- More than 30 people in China have been sickened by a newly identified virus.
- The symptoms of Langya henipavirus, or LayV, include fever, fatigue, cough, muscle aches, pain, nausea, headache, and vomiting.
- Researchers believe the virus was spread from animals to humans, in this case from shrews.
- So far, none of the people infected have died.
- Experts have also not found evidence that the virus can be transmitted between people.
An international team of scientists identified a new virus, called LayV, which they say was potentially transmitted to humans from shrews — another example of a zoonotic disease, like the coronavirus that causes COVID-19 and many other pathogens that spread from animals to people.
However, none of the people infected with the new virus died. In addition, scientists say there is no evidence of viral spread among people, although they admit their sample size was too small to be certain.
The researchers — based in China, Singapore, and Australia — detailed their discovery on August 4 in The New England Journal of Medicine.
Where was the virus discovered?
Researchers identified LayV during routine monitoring of patients for potential zoonotic diseases in three hospitals in eastern China between 2018 and 2021.
The first patient was a 53-year-old woman who visited a hospital in December 2018 with fever, headache and other symptoms. Researchers sequenced the virus’ genome from a throat swab sample taken from the woman.
During the study period, researchers identified 35 other people infected with LayV. Of these, 26 were infected with only LayV (no other viruses). All people in the study had a recent history of animal exposure.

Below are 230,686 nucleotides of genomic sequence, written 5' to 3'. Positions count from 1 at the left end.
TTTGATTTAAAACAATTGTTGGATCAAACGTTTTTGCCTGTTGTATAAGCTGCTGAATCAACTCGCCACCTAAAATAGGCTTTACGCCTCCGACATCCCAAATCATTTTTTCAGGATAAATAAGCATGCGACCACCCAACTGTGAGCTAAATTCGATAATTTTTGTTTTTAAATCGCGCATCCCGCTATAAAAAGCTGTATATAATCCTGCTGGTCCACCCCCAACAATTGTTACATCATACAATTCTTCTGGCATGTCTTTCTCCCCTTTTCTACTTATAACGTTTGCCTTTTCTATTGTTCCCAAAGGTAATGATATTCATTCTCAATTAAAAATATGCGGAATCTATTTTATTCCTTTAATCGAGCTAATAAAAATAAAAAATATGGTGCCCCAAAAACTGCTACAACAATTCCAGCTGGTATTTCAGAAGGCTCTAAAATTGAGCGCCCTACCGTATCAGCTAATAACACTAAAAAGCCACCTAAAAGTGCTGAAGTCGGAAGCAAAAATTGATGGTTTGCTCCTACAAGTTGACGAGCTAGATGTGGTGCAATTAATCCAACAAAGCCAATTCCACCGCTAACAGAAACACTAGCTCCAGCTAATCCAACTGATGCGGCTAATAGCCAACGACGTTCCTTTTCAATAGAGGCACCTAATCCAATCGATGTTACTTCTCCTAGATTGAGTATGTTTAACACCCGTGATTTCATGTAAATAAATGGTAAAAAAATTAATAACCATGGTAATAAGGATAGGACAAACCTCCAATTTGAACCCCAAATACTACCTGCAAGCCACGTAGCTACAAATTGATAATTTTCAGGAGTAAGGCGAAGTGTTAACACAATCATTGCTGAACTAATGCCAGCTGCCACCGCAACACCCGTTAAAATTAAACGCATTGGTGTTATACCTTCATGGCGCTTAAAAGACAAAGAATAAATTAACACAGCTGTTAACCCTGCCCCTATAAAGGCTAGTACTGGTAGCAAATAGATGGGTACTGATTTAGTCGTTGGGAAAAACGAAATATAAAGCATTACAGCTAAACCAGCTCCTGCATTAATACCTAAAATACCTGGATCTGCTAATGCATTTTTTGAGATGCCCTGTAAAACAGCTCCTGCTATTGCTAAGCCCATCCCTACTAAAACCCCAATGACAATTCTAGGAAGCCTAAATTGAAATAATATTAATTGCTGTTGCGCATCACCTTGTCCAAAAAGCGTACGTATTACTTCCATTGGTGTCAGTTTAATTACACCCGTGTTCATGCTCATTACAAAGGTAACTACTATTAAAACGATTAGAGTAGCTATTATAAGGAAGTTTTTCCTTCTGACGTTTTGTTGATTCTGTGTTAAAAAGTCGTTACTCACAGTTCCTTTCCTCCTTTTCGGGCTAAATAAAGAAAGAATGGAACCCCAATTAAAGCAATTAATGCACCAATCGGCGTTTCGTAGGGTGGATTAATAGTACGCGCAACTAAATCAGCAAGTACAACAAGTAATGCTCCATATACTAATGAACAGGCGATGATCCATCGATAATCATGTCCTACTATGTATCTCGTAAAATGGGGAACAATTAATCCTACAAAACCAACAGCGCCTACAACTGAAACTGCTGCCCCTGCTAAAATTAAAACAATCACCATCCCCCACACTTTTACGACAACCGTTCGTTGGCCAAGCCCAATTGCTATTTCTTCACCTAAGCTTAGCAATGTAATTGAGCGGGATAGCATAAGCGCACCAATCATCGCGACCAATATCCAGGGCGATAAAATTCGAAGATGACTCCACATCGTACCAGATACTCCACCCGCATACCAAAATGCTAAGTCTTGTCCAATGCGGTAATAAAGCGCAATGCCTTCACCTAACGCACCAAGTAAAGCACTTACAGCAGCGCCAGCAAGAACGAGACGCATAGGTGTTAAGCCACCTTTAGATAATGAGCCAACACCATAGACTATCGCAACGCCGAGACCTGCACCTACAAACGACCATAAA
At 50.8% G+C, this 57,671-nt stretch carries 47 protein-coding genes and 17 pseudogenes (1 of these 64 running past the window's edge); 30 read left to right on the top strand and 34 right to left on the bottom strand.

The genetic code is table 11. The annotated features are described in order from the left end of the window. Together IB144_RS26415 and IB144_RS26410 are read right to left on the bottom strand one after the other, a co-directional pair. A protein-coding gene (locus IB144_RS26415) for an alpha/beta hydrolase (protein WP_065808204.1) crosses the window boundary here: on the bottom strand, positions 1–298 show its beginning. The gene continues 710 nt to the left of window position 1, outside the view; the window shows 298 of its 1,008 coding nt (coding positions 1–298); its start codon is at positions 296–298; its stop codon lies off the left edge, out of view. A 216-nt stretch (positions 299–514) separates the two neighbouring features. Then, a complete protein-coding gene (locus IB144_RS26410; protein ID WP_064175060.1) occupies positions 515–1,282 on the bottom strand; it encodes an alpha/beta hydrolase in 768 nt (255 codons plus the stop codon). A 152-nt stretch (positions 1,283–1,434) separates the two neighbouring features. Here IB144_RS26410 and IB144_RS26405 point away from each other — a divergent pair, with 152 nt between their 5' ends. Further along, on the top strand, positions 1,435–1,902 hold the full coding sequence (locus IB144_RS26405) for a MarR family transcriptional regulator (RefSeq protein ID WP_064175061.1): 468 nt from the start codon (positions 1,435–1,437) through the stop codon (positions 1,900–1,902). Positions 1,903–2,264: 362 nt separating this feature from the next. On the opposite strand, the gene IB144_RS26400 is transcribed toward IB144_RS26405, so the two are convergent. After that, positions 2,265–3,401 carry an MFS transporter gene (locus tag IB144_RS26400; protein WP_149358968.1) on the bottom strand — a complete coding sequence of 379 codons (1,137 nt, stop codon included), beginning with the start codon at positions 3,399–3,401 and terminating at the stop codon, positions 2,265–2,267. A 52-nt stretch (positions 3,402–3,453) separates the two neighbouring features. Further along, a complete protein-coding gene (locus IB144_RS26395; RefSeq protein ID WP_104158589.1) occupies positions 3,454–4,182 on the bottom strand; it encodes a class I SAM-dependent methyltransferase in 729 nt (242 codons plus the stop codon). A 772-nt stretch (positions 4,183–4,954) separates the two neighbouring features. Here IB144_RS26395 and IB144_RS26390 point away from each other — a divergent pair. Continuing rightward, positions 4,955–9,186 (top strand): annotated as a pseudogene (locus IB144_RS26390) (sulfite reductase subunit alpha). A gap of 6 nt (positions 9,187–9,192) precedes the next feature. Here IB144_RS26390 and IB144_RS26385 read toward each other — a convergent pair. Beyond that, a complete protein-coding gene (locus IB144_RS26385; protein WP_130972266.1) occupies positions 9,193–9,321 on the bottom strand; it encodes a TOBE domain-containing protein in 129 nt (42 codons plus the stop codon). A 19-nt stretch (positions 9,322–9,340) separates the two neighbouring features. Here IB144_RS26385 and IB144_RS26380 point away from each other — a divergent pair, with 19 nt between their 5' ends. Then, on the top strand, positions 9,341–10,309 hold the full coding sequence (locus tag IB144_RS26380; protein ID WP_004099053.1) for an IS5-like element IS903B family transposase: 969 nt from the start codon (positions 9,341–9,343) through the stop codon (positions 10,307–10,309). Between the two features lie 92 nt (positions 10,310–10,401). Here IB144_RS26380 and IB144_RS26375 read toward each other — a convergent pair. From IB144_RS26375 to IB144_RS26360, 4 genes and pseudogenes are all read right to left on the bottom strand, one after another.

What symptoms does the virus cause?
Fever was the most common symptom among people infected with LayV, occurring in all patients. Other symptoms included fatigue, cough, muscle aches, pain, nausea, headache, and vomiting.
Some people also had a low blood platelet count, low white blood cell count, impaired liver function, or impaired kidney function.
None of the patients in the study died of illness caused by LayV infection.
Although the risk from the virus appears to be low, Anthony P. Schmitt, PhD, a professor of molecular virology at The Pennsylvania State University in University Park, Pa., pointed out that fewer than 40 people were infected. So these may not be representative of the whole population.
“If the virus were to cause a larger outbreak affecting hundreds or thousands of people, some with pre-existing conditions, it is possible that we would see cases of more serious illness,” he said.
Where did the virus come from?
To determine the potential origin of LayV, researchers tested samples from domestic goats, dogs, pigs, cattle, and 25 species of wild small animals in the villages of the infected patients.
They found LayV antibodies in a small number of goats and dogs (5% or fewer of the tested animals). Among the wild animals, they found LayV genetic material (RNA) “predominantly” in shrews (27% of the tested animals).
“[This finding] suggests that the shrew may be a natural reservoir of LayV,” the researchers said. However, it’s not clear whether people were infected directly from the shrews or through an intermediate animal.